Non-inferiority Trial Design in Drug Development

A Primer for Cardiovascular Healthcare Professionals

Fabio Angeli; Paolo Verdecchia; Gianpaolo Reboldi

Disclosures

Am J Cardiovasc Drugs. 2020;20(3):229-238. 

In This Article

Abstract and Introduction

Abstract

Noninferiority trials, in which a new treatment is compared with a standard active treatment, are becoming increasingly popular in cardiovascular medicine. A noninferiority trial seeks to test whether the effect of a new drug is not unacceptably worse than that of an active comparator by more than a predefined noninferiority margin. Noninferiority trials are typically used when a new drug is anticipated to have an efficacy profile similar to its comparator and offers advantages over the existing drug (better toxicity profile, less expensive, less invasive, simpler regimen, shorter treatment duration, different resistance profile). Given the high number of noninferiority trials, it is vital that clinicians fully understand the clinical impacts of the results. Nonetheless, assessing noninferiority in a trial is complex, in both the design and the analysis phases. The crucial issue in the design of a noninferiority trial is the definition of the noninferiority margin, accounting for both statistical (summarizing the historical evidence of the active comparator from randomized controlled trials) and clinical (choosing the fraction of the effect of the old drug that should be "preserved" by the new drug) considerations. We review the role of noninferiority trials in the development of new cardiovascular treatments and discuss a variety of key issues involved in the design and conduction of noninferiority trials, using some examples from real clinical trials in cardiovascular medicine.

Introduction

The term "noninferiority trial" refers to a randomized controlled trial (RCT) in which a new treatment is compared with a standard active treatment rather than a placebo or untreated control group.[1–3] Noninferiority trials are generally used when a new drug is anticipated to have an efficacy profile similar to its comparator and offer advantages over the existing drug (better toxicity profile, less expensive, less invasive, simpler regimen, shorter treatment duration, different resistance profile).[4,5]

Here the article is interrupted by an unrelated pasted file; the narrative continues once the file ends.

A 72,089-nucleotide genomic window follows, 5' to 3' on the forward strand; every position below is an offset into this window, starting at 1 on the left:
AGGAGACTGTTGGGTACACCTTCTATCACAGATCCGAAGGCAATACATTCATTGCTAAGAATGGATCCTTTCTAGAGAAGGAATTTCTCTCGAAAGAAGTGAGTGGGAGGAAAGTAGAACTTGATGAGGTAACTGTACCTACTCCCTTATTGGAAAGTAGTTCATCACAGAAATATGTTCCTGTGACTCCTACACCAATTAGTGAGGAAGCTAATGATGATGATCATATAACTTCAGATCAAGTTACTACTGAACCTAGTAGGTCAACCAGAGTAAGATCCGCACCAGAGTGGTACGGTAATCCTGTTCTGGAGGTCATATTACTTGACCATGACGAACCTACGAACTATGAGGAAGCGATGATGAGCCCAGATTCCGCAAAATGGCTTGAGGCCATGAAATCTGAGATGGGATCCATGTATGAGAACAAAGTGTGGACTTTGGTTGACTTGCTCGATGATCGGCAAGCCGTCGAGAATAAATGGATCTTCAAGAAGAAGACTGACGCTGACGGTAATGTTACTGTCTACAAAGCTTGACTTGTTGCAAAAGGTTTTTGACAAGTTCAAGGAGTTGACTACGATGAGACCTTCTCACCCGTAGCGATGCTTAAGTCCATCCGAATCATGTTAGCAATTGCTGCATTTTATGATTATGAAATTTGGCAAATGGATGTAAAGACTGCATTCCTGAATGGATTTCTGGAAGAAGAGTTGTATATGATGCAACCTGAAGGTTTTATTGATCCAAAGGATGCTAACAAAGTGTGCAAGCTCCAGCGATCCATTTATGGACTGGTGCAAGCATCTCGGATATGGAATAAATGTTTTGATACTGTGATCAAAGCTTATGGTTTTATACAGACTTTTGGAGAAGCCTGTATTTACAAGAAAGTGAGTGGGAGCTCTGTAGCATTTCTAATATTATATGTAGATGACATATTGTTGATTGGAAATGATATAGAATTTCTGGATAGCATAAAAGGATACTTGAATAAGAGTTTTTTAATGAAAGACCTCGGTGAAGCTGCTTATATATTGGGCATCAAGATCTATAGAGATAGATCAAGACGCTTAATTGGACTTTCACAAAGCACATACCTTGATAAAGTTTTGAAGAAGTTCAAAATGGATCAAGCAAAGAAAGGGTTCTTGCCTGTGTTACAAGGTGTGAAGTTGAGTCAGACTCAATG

Noninferiority trials have become popular in recent decades, especially in cardiovascular medicine.[1] A common misunderstanding is that this plethora is due to safety and efficacy regulations, which would suggest that a new therapy first needs to show noninferiority before it can be tested in a superiority trial.[1] Noninferiority trials were originally designed for studies in which it is unethical to include a placebo arm. Specifically, for conditions where a "gold standard" therapy already exists, it would be unethical to perform a placebo-controlled trial with a newly introduced treatment. Thus, a noninferiority trial seeks to test whether the effect of a new drug is not unacceptably worse than that of an active comparator by more than a predefined noninferiority margin.[6]

The increased use of noninferiority analysis has been accompanied by a proliferation of research on the design and analysis of noninferiority studies.[1,4,5] The large increase in publications of noninferiority trials suggests the growing importance for clinicians of understanding this type of trial.

The main aim of this overview is to analyze the role of noninferiority trials in the development of new cardiovascular treatments, including some scientific, statistical and practical considerations.

Specifically, we elucidate some aspects of noninferiority trials that contribute to the validity of the results. We also describe practical problems pertaining to setting up and conducting a noninferiority trial.

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